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Campus presidents and professors cheer Chauvin verdict, pledge more anti-racism programs

Campus presidents and professors cheered after former Minneapolis police officer Derek Chauvin was found guilty in the death of George Floyd on Tuesday.

In memos to campus communities or in social media posts, academia welcomed the verdict and pledged more anti-racism programs and efforts despite it.

Robert Robbins, president of the University of Arizona, called the verdict “historical” in an email to the campus community, adding the school has “much more work to do.”

“We need to recommit to building a more just and equitable society, which includes combatting anti-Black racism,” Robbins stated.

Nathan Hatch, president of Wake Forest University, said in his email to the campus that despite the verdict there “is still much to do to live up to our aspiration of justice for all.”

“In the coming days, you will hear more about how this community is responding to and joining the effort to help address inequity, racism and the oppression of people of color,” Hatch wrote.

Professors also weighed in.

“One cop almost down. A massive carceral system and a million other cops, capitalism, white supremacy, patriarchy, ableism, misogyny, to go,” tweeted Rutgers University Assistant Professor of Journalism Chenjerai Kumanyika.

Rich Milner, a professor of education at Vanderbilt University, tweeted: “For educators wondering if they should ‘teach’ the guilty verdict(s) of Derek Chauvin in the murder of George Floyd, the answer is yes. This IS the curriculum.”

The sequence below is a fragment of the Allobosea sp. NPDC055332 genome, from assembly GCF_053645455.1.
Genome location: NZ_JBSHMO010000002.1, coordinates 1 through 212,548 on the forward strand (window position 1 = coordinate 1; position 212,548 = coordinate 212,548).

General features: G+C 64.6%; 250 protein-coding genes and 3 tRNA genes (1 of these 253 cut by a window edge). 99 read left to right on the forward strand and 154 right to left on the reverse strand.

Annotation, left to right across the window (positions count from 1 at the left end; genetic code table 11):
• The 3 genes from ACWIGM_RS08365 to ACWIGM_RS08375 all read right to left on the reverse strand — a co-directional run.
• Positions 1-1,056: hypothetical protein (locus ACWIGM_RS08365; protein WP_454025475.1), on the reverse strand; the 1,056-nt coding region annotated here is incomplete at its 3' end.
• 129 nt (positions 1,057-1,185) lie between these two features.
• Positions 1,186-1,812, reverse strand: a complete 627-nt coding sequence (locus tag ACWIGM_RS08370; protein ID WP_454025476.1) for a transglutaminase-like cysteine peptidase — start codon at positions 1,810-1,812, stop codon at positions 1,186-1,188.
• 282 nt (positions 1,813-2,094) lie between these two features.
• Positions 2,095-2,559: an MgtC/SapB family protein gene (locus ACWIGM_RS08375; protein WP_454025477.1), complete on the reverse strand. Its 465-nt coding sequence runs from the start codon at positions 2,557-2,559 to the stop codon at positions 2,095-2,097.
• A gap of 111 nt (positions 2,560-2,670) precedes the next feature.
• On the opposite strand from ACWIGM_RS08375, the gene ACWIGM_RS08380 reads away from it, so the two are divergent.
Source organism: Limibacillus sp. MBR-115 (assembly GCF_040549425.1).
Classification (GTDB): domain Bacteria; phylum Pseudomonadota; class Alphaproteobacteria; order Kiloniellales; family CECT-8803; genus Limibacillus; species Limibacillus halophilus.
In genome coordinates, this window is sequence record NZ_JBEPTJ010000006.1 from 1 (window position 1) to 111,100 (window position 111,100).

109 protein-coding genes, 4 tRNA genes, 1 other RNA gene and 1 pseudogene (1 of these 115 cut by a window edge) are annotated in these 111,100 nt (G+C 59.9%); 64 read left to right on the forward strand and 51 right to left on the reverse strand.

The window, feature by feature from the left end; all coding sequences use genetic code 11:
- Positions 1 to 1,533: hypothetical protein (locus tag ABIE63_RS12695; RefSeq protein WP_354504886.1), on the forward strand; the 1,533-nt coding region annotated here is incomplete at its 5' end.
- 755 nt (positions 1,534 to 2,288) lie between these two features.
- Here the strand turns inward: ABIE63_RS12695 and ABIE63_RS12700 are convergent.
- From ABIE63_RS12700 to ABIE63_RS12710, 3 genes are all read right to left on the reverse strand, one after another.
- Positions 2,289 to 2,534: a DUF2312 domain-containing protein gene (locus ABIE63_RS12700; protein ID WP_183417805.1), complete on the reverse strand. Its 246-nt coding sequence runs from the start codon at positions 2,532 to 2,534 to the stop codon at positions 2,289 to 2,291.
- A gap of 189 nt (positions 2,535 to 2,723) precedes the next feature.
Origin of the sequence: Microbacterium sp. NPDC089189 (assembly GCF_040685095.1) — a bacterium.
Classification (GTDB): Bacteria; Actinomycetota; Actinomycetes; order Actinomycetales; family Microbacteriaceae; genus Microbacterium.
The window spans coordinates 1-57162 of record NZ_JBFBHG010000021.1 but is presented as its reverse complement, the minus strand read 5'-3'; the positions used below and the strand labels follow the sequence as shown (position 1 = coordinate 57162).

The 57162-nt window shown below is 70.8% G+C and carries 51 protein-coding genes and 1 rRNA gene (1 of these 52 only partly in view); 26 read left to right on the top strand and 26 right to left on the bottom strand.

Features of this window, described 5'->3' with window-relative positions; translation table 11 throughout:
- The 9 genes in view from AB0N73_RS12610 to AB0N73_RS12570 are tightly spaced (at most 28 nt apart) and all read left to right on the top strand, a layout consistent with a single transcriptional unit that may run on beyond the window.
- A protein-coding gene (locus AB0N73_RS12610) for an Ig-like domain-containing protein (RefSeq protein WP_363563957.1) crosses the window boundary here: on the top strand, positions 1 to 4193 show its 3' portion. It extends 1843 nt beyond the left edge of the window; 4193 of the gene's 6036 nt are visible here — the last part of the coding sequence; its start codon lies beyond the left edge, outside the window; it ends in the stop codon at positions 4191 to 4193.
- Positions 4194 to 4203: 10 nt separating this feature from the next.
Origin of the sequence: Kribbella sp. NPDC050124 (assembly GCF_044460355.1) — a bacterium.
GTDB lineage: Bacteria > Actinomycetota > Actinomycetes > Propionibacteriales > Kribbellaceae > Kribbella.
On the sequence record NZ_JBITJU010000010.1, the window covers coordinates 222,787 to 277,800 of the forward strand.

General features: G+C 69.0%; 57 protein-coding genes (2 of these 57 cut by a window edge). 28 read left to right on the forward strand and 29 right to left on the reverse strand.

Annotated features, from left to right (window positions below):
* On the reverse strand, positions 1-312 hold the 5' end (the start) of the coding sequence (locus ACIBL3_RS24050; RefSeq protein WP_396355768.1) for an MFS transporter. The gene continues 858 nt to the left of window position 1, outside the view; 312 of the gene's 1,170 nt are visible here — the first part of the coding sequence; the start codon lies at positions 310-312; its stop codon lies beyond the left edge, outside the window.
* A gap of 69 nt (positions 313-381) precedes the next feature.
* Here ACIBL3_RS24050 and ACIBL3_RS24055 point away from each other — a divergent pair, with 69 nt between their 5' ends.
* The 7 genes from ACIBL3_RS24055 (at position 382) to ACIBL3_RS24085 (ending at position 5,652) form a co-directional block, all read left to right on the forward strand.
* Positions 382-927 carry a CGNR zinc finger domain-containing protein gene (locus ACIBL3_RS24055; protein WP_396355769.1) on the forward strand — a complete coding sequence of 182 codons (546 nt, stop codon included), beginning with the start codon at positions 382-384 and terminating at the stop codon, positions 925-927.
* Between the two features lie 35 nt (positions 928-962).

Dartmouth College President Philip Hanlon, in his message to the community, said “that while the case has reached its rightful conclusion, our work in addressing the underlying systemic racism that led to George Floyd’s murder has only just begun.”

The Ivy League school is planning a panel discussion titled “The Chauvin Verdict: A Community Discussion on Race, Crime & Justice.”

Several students tweeted that their professors had canceled class so everyone could focus on the verdict, while others quoted scholars’ reactions.

Several presidents, in their messages to their respective campus communities, included contact information for counseling services in their notes. For example, Humboldt State University’s message included numbers not only for its Counseling & Psychological Services but also its Office of Diversity, Equity & Inclusion.

“Perhaps the outcome of this trial can serve as a powerful statement and the beginning of a more hopeful path to needed reforms in a justice system and larger society that truly offer ‘liberty and justice for all,” Humboldt’s message stated, adding: “This work is far from over.”

MORE: Duke launches investigation after George Floyd’s toxicology report posted on bulletin board

IMAGE: Twitter screenshot

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About the Author
Fix Editor
Jennifer Kabbany is editor of The College Fix. She previously worked as a daily newspaper reporter and columnist for a decade in Southern California, and prior to that held editorial positions at The Weekly Standard, Washington Times and FrontPageMagazine. She is also a Robert Novak Journalism Fellowship recipient and has contributed to National Review.